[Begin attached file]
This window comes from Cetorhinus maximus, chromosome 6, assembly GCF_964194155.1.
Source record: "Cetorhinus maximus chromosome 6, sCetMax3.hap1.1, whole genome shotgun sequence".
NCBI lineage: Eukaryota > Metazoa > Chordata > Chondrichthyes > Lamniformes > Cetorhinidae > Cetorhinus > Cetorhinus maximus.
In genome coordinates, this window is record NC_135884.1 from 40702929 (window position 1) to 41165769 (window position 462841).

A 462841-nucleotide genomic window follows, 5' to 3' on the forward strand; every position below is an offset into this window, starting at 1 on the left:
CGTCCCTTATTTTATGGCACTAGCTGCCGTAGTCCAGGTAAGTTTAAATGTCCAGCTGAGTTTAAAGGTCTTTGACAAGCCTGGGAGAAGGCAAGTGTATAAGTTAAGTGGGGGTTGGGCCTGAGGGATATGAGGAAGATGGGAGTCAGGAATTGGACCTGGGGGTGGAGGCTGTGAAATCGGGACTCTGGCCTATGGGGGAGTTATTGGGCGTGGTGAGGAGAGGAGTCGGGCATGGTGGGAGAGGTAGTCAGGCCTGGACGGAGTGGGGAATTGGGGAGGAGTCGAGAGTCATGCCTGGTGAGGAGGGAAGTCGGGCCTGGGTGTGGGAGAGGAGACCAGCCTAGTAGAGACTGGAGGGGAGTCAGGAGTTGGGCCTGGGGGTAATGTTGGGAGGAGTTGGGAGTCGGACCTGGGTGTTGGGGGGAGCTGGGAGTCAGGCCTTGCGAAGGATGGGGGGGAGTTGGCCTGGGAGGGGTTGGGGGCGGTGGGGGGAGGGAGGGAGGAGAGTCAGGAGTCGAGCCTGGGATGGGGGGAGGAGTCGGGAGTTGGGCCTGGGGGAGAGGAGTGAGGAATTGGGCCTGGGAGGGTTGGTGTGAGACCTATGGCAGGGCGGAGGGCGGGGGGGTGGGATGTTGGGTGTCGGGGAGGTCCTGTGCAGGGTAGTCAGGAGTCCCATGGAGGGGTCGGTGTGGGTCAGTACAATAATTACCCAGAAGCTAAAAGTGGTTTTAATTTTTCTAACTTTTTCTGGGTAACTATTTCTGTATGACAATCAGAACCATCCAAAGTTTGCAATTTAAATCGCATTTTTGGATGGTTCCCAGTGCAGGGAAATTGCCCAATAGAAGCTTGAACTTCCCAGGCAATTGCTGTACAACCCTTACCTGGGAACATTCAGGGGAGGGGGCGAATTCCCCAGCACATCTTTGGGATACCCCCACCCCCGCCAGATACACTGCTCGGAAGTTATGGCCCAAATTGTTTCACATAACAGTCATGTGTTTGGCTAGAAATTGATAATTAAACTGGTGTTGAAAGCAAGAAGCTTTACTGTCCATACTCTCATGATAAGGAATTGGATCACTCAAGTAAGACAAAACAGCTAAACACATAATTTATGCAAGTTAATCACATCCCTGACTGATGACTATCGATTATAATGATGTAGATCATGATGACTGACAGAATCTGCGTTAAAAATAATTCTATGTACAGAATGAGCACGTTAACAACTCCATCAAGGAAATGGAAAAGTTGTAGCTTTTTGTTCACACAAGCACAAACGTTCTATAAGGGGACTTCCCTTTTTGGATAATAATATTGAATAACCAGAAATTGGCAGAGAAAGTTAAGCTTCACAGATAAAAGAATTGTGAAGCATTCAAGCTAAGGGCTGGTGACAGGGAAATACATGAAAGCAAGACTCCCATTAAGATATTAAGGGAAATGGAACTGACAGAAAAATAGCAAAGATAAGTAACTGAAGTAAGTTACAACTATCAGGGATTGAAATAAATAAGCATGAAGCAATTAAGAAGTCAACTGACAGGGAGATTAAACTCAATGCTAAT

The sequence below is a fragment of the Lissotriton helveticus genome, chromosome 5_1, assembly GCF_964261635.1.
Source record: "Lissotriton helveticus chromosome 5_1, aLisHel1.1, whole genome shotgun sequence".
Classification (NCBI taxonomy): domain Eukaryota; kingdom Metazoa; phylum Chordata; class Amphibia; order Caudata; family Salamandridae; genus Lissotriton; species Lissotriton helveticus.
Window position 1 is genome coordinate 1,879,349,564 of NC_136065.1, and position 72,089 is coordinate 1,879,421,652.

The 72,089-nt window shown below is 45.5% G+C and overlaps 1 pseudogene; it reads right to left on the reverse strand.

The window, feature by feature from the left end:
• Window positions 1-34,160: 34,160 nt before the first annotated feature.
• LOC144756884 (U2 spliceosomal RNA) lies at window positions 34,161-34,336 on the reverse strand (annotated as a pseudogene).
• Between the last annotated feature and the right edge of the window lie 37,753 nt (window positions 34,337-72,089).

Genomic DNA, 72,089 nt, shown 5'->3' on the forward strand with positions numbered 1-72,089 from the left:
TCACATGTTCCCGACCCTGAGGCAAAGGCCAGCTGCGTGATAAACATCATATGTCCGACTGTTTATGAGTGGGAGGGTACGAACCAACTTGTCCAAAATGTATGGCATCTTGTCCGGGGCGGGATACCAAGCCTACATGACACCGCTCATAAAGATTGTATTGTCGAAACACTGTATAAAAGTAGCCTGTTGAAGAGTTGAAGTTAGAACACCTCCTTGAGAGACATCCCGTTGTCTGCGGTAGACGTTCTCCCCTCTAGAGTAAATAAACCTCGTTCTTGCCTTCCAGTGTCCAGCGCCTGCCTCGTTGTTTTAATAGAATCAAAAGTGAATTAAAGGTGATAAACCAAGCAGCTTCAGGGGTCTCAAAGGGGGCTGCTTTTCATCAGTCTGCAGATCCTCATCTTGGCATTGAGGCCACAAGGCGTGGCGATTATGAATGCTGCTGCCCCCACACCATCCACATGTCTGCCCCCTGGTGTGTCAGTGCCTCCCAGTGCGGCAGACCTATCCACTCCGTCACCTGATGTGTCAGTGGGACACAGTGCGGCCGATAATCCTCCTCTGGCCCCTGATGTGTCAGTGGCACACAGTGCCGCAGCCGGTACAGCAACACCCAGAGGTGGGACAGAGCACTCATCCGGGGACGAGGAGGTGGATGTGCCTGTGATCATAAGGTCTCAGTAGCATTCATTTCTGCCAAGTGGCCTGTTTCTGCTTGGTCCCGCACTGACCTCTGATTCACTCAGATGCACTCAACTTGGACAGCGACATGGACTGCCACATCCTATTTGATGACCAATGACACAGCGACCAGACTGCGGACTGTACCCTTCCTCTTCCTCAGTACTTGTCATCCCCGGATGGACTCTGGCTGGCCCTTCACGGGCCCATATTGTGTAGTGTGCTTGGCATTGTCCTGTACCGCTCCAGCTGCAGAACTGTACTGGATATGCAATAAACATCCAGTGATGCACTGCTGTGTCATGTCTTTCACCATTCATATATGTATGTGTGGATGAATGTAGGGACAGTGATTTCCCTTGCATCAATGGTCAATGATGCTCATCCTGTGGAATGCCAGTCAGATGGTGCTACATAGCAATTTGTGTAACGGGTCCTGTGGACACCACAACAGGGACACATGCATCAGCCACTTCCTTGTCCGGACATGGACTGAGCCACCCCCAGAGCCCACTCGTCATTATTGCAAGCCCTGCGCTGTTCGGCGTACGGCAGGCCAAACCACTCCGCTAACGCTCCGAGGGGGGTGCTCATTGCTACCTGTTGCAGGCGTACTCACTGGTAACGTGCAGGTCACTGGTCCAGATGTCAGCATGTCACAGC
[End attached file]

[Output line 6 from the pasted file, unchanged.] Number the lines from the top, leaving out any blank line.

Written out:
CGTCCCTTATTTTATGGCACTAGCTGCCGTAGTCCAGGTAAGTTTAAATGTCCAGCTGAGTTTAAAGGTCTTTGACAAGCCTGGGAGAAGGCAAGTGTATAAGTTAAGTGGGGGTTGGGCCTGAGGGATATGAGGAAGATGGGAGTCAGGAATTGGACCTGGGGGTGGAGGCTGTGAAATCGGGACTCTGGCCTATGGGGGAGTTATTGGGCGTGGTGAGGAGAGGAGTCGGGCATGGTGGGAGAGGTAGTCAGGCCTGGACGGAGTGGGGAATTGGGGAGGAGTCGAGAGTCATGCCTGGTGAGGAGGGAAGTCGGGCCTGGGTGTGGGAGAGGAGACCAGCCTAGTAGAGACTGGAGGGGAGTCAGGAGTTGGGCCTGGGGGTAATGTTGGGAGGAGTTGGGAGTCGGACCTGGGTGTTGGGGGGAGCTGGGAGTCAGGCCTTGCGAAGGATGGGGGGGAGTTGGCCTGGGAGGGGTTGGGGGCGGTGGGGGGAGGGAGGGAGGAGAGTCAGGAGTCGAGCCTGGGATGGGGGGAGGAGTCGGGAGTTGGGCCTGGGGGAGAGGAGTGAGGAATTGGGCCTGGGAGGGTTGGTGTGAGACCTATGGCAGGGCGGAGGGCGGGGGGGTGGGATGTTGGGTGTCGGGGAGGTCCTGTGCAGGGTAGTCAGGAGTCCCATGGAGGGGTCGGTGTGGGTCAGTACAATAATTACCCAGAAGCTAAAAGTGGTTTTAATTTTTCTAACTTTTTCTGGGTAACTATTTCTGTATGACAATCAGAACCATCCAAAGTTTGCAATTTAAATCGCATTTTTGGATGGTTCCCAGTGCAGGGAAATTGCCCAATAGAAGCTTGAACTTCCCAGGCAATTGCTGTACAACCCTTACCTGGGAACATTCAGGGGAGGGGGCGAATTCCCCAGCACATCTTTGGGATACCCCCACCCCCGCCAGATACACTGCTCGGAAGTTATGGCCCAAATTGTTTCACATAACAGTCATGTGTTTGGCTAGAAATTGATAATTAAACTGGTGTTGAAAGCAAGAAGCTTTACTGTCCATACTCTCATGATAAGGAATTGGATCACTCAAGTAAGACAAAACAGCTAAACACATAATTTATGCAAGTTAATCACATCCCTGACTGATGACTATCGATTATAATGATGTAGATCATGATGACTGACAGAATCTGCGTTAAAAATAATTCTATGTACAGAATGAGCACGTTAACAACTCCATCAAGGAAATGGAAAAGTTGTAGCTTTTTGTTCACACAAGCACAAACGTTCTATAAGGGGACTTCCCTTTTTGGATAATAATATTGAATAACCAGAAATTGGCAGAGAAAGTTAAGCTTCACAGATAAAAGAATTGTGAAGCATTCAAGCTAAGGGCTGGTGACAGGGAAATACATGAAAGCAAGACTCCCATTAAGATATTAAGGGAAATGGAACTGACAGAAAAATAGCAAAGATAAGTAACTGAAGTAAGTTACAACTATCAGGGATTGAAATAAATAAGCATGAAGCAATTAAGAAGTCAACTGACAGGGAGATTAAACTCAATGCTAAT